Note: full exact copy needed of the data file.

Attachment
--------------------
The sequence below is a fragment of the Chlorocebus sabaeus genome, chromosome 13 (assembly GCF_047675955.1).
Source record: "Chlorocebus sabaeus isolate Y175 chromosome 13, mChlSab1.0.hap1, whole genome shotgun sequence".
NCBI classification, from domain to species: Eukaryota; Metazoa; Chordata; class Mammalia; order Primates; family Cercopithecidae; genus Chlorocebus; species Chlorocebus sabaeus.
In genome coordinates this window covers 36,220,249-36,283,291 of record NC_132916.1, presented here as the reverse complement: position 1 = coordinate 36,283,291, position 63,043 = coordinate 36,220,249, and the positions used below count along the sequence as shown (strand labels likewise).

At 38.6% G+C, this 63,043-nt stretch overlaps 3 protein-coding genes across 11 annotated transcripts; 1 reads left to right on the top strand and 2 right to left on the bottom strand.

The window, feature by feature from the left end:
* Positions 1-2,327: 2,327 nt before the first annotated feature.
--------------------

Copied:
The sequence below is a fragment of the Chlorocebus sabaeus genome, chromosome 13 (assembly GCF_047675955.1).
Source record: "Chlorocebus sabaeus isolate Y175 chromosome 13, mChlSab1.0.hap1, whole genome shotgun sequence".
NCBI classification, from domain to species: Eukaryota; Metazoa; Chordata; class Mammalia; order Primates; family Cercopithecidae; genus Chlorocebus; species Chlorocebus sabaeus.
In genome coordinates this window covers 36,220,249-36,283,291 of record NC_132916.1, presented here as the reverse complement: position 1 = coordinate 36,283,291, position 63,043 = coordinate 36,220,249, and the positions used below count along the sequence as shown (strand labels likewise).

At 38.6% G+C, this 63,043-nt stretch overlaps 3 protein-coding genes across 11 annotated transcripts; 1 reads left to right on the top strand and 2 right to left on the bottom strand.

The window, feature by feature from the left end:
* Positions 1-2,327: 2,327 nt before the first annotated feature.